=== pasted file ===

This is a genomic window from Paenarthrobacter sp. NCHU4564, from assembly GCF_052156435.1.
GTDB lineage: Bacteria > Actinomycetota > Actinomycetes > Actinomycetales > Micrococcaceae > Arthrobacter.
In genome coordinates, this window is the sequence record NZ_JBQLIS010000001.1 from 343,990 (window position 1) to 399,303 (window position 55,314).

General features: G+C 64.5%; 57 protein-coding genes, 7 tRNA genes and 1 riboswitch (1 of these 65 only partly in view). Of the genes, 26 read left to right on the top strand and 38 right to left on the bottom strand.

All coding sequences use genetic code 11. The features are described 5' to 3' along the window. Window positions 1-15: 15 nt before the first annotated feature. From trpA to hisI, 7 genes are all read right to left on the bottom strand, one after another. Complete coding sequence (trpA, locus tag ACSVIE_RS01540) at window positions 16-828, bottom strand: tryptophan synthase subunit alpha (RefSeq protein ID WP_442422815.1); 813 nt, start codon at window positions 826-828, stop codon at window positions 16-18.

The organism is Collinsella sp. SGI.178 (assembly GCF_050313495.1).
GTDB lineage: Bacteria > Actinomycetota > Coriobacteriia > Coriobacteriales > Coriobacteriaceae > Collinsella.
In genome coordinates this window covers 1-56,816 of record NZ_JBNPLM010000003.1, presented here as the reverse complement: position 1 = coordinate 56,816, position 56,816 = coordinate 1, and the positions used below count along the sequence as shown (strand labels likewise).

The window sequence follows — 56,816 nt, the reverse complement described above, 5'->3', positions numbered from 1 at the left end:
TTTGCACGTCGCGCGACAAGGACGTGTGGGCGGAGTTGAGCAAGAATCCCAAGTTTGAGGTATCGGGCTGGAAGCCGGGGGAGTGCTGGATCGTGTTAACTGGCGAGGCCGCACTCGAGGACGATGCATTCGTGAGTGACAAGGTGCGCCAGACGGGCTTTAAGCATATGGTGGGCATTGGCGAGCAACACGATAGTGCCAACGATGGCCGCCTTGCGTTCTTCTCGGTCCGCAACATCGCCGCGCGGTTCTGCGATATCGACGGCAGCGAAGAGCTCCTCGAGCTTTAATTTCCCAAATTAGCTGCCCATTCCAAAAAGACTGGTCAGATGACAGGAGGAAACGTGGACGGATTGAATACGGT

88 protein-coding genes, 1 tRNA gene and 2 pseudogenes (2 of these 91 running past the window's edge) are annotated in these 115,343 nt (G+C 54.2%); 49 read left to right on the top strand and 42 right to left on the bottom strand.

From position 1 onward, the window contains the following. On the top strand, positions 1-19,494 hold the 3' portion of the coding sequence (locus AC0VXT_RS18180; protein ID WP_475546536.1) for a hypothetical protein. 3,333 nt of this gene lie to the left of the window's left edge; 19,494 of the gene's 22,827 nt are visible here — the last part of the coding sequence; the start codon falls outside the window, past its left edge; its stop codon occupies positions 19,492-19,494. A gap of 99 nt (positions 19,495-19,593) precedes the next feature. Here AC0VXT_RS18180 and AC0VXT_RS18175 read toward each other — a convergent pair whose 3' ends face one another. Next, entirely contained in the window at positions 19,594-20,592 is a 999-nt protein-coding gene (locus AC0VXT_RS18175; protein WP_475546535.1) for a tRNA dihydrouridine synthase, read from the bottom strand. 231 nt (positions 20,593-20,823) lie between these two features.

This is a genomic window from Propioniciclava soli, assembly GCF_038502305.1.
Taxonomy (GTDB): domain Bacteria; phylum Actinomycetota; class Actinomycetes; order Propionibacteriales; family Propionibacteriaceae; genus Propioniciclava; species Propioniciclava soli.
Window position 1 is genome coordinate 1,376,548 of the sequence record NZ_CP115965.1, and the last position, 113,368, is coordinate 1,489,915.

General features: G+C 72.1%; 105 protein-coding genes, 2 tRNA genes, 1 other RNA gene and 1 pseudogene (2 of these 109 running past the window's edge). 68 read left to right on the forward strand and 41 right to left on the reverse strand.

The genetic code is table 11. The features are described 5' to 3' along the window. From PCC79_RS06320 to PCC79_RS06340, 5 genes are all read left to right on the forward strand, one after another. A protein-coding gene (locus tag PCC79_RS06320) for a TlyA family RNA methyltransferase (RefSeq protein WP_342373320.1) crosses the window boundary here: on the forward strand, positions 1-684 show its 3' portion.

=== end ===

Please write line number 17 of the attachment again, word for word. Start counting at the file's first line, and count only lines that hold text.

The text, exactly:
The genetic code is table 11. The features are described 5' to 3' along the window. From PCC79_RS06320 to PCC79_RS06340, 5 genes are all read left to right on the forward strand, one after another. A protein-coding gene (locus tag PCC79_RS06320) for a TlyA family RNA methyltransferase (RefSeq protein WP_342373320.1) crosses the window boundary here: on the forward strand, positions 1-684 show its 3' portion.